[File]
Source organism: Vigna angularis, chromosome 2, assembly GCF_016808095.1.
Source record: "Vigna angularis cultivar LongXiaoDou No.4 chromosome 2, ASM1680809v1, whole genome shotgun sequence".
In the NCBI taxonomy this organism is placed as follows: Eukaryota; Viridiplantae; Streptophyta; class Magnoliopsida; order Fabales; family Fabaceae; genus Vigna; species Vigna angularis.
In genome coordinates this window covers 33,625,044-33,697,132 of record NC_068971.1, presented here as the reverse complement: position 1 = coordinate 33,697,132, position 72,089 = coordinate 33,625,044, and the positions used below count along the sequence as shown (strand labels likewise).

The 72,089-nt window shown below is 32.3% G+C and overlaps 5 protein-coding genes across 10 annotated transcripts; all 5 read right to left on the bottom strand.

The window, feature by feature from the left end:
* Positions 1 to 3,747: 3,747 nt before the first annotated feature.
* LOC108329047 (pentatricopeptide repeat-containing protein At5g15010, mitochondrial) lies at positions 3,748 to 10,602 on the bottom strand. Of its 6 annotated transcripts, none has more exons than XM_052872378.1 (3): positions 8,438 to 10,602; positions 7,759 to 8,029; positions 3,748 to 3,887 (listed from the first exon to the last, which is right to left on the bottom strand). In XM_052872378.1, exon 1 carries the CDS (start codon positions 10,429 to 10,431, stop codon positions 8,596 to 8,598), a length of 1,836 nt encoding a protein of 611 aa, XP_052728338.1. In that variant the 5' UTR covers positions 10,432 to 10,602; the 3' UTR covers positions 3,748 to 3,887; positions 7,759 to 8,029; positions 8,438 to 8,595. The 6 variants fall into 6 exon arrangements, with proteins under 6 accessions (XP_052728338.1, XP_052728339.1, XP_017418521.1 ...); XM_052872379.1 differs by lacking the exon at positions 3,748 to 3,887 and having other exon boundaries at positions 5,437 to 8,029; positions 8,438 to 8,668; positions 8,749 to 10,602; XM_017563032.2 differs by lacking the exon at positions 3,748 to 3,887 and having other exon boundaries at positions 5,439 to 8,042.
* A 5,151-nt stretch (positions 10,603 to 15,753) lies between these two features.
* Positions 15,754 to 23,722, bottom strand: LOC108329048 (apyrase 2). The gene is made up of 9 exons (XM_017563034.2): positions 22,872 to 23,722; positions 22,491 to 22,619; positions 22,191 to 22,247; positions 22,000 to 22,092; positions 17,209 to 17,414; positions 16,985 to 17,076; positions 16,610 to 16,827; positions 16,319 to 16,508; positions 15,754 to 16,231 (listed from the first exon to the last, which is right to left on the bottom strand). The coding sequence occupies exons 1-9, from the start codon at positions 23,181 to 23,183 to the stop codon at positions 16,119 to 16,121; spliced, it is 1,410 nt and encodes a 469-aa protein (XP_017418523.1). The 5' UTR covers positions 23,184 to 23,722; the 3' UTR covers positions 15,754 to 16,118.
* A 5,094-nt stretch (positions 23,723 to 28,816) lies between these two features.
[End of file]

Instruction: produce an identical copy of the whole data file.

Source organism: Vigna angularis, chromosome 2, assembly GCF_016808095.1.
Source record: "Vigna angularis cultivar LongXiaoDou No.4 chromosome 2, ASM1680809v1, whole genome shotgun sequence".
In the NCBI taxonomy this organism is placed as follows: Eukaryota; Viridiplantae; Streptophyta; class Magnoliopsida; order Fabales; family Fabaceae; genus Vigna; species Vigna angularis.
In genome coordinates this window covers 33,625,044-33,697,132 of record NC_068971.1, presented here as the reverse complement: position 1 = coordinate 33,697,132, position 72,089 = coordinate 33,625,044, and the positions used below count along the sequence as shown (strand labels likewise).

The 72,089-nt window shown below is 32.3% G+C and overlaps 5 protein-coding genes across 10 annotated transcripts; all 5 read right to left on the bottom strand.

The window, feature by feature from the left end:
* Positions 1 to 3,747: 3,747 nt before the first annotated feature.
* LOC108329047 (pentatricopeptide repeat-containing protein At5g15010, mitochondrial) lies at positions 3,748 to 10,602 on the bottom strand. Of its 6 annotated transcripts, none has more exons than XM_052872378.1 (3): positions 8,438 to 10,602; positions 7,759 to 8,029; positions 3,748 to 3,887 (listed from the first exon to the last, which is right to left on the bottom strand). In XM_052872378.1, exon 1 carries the CDS (start codon positions 10,429 to 10,431, stop codon positions 8,596 to 8,598), a length of 1,836 nt encoding a protein of 611 aa, XP_052728338.1. In that variant the 5' UTR covers positions 10,432 to 10,602; the 3' UTR covers positions 3,748 to 3,887; positions 7,759 to 8,029; positions 8,438 to 8,595. The 6 variants fall into 6 exon arrangements, with proteins under 6 accessions (XP_052728338.1, XP_052728339.1, XP_017418521.1 ...); XM_052872379.1 differs by lacking the exon at positions 3,748 to 3,887 and having other exon boundaries at positions 5,437 to 8,029; positions 8,438 to 8,668; positions 8,749 to 10,602; XM_017563032.2 differs by lacking the exon at positions 3,748 to 3,887 and having other exon boundaries at positions 5,439 to 8,042.
* A 5,151-nt stretch (positions 10,603 to 15,753) lies between these two features.
* Positions 15,754 to 23,722, bottom strand: LOC108329048 (apyrase 2). The gene is made up of 9 exons (XM_017563034.2): positions 22,872 to 23,722; positions 22,491 to 22,619; positions 22,191 to 22,247; positions 22,000 to 22,092; positions 17,209 to 17,414; positions 16,985 to 17,076; positions 16,610 to 16,827; positions 16,319 to 16,508; positions 15,754 to 16,231 (listed from the first exon to the last, which is right to left on the bottom strand). The coding sequence occupies exons 1-9, from the start codon at positions 23,181 to 23,183 to the stop codon at positions 16,119 to 16,121; spliced, it is 1,410 nt and encodes a 469-aa protein (XP_017418523.1). The 5' UTR covers positions 23,184 to 23,722; the 3' UTR covers positions 15,754 to 16,118.
* A 5,094-nt stretch (positions 23,723 to 28,816) lies between these two features.